The CFA’s boss also came in for a bashing from leading football commentator Dong Lu. In a scathing assessment of Cai Zhenhua, Dong noted that he was also caught by TV cameras looking at his phone when the winning goal was scored at Saturday’s AFC Champions League final. Dong asked of Cai, a former table tennis player, “Does he really love football? Does he really understand the laws of football? Does he have enough courage and determination to change the status quo of Chinese football? I think these may become huge question marks after tonight.”
Indeed, many of the recriminations about the CFA – and its unprecedented apology – came after the success of Guangzhou Evergrande Taobao in the aforementioned game at the weekend.
In this instance, the Chinese team was the victor, winning its second Asian championship in three years by defeating Dubai’s Al Ahli one-nil.
Evergrande’s success retriggered the debate about how the football world reflected the difference between the efficiency of the private sector and the lumbering nature of the state system (as embodied by the CFA). Another sports commentator Huang Jianxiang made the point explicitly: “Evergrande’s ability to succeed confirms that if the government gets out of Chinese soccer and gives it over to the market and society, there will be quick results. Evergrande don’t only rely on money, but also the most professional skill levels and methods to improve their game.”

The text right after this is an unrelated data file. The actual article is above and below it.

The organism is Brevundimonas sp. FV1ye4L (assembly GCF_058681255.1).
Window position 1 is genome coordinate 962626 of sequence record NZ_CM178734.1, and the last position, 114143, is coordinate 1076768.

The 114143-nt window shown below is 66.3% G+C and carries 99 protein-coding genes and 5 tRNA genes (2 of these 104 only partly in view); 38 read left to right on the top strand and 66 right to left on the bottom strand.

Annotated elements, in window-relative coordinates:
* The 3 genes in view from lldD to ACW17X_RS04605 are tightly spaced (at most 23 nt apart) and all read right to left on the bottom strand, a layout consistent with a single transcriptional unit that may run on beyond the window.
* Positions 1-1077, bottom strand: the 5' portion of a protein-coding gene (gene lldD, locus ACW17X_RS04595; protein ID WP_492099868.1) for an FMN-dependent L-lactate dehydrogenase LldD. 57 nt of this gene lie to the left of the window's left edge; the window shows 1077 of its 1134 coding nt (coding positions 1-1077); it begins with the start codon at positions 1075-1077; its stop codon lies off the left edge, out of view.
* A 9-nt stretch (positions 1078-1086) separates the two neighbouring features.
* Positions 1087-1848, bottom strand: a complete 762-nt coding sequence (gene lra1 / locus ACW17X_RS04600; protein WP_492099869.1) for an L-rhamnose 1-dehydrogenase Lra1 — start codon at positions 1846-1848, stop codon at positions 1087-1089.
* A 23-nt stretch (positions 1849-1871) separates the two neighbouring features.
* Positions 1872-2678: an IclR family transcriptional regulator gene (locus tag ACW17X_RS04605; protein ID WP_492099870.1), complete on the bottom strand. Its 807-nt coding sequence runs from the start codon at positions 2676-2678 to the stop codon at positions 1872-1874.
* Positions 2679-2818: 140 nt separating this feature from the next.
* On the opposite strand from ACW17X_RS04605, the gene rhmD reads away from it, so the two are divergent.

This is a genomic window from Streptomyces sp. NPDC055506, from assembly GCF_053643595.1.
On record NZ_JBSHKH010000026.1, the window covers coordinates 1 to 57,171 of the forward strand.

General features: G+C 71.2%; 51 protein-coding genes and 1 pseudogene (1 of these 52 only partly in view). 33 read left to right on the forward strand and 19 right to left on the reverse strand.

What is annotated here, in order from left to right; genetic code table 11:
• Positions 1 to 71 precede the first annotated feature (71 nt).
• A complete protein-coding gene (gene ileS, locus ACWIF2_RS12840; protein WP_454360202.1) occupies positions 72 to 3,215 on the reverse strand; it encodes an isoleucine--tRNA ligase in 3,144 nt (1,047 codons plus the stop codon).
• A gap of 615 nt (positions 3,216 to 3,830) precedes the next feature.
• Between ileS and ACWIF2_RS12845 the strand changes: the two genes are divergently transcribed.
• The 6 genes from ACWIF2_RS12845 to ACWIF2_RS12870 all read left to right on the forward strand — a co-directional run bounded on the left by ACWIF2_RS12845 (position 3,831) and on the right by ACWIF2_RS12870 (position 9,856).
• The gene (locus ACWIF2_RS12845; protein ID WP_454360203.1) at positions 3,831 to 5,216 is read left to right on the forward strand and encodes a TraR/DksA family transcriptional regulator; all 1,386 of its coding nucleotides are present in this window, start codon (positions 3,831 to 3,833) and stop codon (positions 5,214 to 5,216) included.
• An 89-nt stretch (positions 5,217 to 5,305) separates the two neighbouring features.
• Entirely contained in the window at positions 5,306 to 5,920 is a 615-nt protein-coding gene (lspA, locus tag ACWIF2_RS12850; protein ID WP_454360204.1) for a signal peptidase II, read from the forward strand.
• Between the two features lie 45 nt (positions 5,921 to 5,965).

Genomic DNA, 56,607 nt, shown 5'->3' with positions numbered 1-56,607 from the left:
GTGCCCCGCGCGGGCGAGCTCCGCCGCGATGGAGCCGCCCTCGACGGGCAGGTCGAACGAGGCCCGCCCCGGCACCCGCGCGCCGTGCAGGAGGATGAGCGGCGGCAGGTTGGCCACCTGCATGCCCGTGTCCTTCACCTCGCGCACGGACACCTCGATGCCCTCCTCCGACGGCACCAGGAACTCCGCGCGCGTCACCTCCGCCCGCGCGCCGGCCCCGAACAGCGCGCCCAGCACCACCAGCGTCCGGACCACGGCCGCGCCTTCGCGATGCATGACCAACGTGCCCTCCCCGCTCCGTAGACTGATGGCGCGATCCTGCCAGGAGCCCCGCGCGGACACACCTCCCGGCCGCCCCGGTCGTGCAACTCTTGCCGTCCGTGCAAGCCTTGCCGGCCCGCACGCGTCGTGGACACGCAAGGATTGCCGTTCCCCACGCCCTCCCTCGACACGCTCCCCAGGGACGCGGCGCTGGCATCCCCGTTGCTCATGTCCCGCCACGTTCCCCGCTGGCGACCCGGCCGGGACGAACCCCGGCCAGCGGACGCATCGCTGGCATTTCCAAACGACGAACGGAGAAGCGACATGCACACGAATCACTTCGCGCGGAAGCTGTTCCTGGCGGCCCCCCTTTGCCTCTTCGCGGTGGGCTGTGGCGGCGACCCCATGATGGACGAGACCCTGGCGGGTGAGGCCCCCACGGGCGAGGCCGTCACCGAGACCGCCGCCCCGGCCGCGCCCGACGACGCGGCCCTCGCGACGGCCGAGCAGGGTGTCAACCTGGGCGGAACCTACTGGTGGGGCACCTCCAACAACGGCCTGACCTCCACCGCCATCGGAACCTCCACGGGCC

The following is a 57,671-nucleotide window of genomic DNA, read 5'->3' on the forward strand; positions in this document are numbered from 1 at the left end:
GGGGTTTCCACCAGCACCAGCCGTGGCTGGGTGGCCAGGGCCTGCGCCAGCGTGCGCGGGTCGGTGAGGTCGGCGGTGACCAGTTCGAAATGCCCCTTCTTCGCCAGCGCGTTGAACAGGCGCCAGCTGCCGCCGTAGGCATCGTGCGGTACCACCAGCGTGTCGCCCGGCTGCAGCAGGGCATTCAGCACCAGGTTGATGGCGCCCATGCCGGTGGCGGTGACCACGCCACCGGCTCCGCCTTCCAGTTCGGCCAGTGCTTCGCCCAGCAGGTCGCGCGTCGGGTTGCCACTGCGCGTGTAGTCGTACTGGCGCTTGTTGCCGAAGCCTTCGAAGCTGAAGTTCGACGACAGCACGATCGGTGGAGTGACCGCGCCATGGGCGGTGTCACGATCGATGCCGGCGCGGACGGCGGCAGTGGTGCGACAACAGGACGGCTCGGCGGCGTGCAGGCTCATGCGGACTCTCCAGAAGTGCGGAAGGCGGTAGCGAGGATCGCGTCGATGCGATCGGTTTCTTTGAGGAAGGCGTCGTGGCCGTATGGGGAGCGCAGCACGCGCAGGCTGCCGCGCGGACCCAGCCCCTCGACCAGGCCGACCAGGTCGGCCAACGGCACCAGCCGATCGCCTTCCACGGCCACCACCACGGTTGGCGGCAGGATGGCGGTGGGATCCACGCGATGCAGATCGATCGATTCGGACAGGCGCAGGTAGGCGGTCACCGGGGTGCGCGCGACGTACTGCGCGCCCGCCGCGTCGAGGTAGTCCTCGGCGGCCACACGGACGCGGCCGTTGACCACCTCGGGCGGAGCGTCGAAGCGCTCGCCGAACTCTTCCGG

In spite of its success on Saturday, Evergrande didn’t bask in media glory for long. No sooner had it raised the trophy aloft than business-focused magazines like Caijing and Caixin Weekly were chastising the club for “defaulting” on contractual obligations to its sponsor Dongfeng Nissan.
That’s because on the night of the final the team replaced the logo on its shirt promoting the Venucia car to one publicising its co-owner’s move into a new business line.
The shirts read ‘Evergrande Life’, following Evergrande’s purchase of 50% of Great Eastern Life Assurance-China for Rmb3.94 billion this month (the company was swiftly renamed Evergrande Life).